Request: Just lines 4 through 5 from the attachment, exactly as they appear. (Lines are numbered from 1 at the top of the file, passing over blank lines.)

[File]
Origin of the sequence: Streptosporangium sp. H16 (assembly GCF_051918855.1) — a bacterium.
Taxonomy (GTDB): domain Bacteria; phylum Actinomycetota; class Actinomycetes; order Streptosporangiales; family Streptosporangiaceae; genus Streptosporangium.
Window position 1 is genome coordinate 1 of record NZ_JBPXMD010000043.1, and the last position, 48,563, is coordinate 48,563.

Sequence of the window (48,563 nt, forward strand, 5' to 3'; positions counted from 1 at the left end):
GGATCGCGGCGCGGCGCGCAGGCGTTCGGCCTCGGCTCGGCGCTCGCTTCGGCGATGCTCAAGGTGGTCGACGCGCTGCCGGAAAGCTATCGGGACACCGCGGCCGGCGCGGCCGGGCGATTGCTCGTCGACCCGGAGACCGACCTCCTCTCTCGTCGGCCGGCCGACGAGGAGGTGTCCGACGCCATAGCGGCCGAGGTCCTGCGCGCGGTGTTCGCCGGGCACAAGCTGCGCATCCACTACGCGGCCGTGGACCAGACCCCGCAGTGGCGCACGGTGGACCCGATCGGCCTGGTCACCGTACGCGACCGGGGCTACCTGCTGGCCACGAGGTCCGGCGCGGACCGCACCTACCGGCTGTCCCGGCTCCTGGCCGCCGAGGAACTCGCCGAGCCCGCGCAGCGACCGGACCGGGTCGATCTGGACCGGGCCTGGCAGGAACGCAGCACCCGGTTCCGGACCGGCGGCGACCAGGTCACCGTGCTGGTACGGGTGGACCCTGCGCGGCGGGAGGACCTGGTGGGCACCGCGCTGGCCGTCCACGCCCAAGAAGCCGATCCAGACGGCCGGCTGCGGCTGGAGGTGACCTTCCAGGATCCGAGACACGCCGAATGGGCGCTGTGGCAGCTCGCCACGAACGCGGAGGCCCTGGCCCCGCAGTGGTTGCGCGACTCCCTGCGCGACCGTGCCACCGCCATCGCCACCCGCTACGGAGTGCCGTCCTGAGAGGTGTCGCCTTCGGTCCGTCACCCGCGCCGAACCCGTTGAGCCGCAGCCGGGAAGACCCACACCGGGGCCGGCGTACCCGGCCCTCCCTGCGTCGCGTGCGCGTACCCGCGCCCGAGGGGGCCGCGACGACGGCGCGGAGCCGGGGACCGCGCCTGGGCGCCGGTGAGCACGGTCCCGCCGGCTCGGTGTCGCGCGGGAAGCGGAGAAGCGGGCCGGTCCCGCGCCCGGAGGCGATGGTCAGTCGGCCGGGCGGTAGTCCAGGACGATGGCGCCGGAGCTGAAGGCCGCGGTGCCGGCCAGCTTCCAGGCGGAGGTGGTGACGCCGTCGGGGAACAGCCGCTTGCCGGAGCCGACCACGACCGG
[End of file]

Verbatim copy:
Sequence of the window (48,563 nt, forward strand, 5' to 3'; positions counted from 1 at the left end):
GGATCGCGGCGCGGCGCGCAGGCGTTCGGCCTCGGCTCGGCGCTCGCTTCGGCGATGCTCAAGGTGGTCGACGCGCTGCCGGAAAGCTATCGGGACACCGCGGCCGGCGCGGCCGGGCGATTGCTCGTCGACCCGGAGACCGACCTCCTCTCTCGTCGGCCGGCCGACGAGGAGGTGTCCGACGCCATAGCGGCCGAGGTCCTGCGCGCGGTGTTCGCCGGGCACAAGCTGCGCATCCACTACGCGGCCGTGGACCAGACCCCGCAGTGGCGCACGGTGGACCCGATCGGCCTGGTCACCGTACGCGACCGGGGCTACCTGCTGGCCACGAGGTCCGGCGCGGACCGCACCTACCGGCTGTCCCGGCTCCTGGCCGCCGAGGAACTCGCCGAGCCCGCGCAGCGACCGGACCGGGTCGATCTGGACCGGGCCTGGCAGGAACGCAGCACCCGGTTCCGGACCGGCGGCGACCAGGTCACCGTGCTGGTACGGGTGGACCCTGCGCGGCGGGAGGACCTGGTGGGCACCGCGCTGGCCGTCCACGCCCAAGAAGCCGATCCAGACGGCCGGCTGCGGCTGGAGGTGACCTTCCAGGATCCGAGACACGCCGAATGGGCGCTGTGGCAGCTCGCCACGAACGCGGAGGCCCTGGCCCCGCAGTGGTTGCGCGACTCCCTGCGCGACCGTGCCACCGCCATCGCCACCCGCTACGGAGTGCCGTCCTGAGAGGTGTCGCCTTCGGTCCGTCACCCGCGCCGAACCCGTTGAGCCGCAGCCGGGAAGACCCACACCGGGGCCGGCGTACCCGGCCCTCCCTGCGTCGCGTGCGCGTACCCGCGCCCGAGGGGGCCGCGACGACGGCGCGGAGCCGGGGACCGCGCCTGGGCGCCGGTGAGCACGGTCCCGCCGGCTCGGTGTCGCGCGGGAAGCGGAGAAGCGGGCCGGTCCCGCGCCCGGAGGCGATGGTCAGTCGGCCGGGCGGTAGTCCAGGACGATGGCGCCGGAGCTGAAGGCCGCGGTGCCGGCCAGCTTCCAGGCGGAGGTGGTGACGCCGTCGGGGAACAGCCGCTTGCCGGAGCCGACCACGACCGG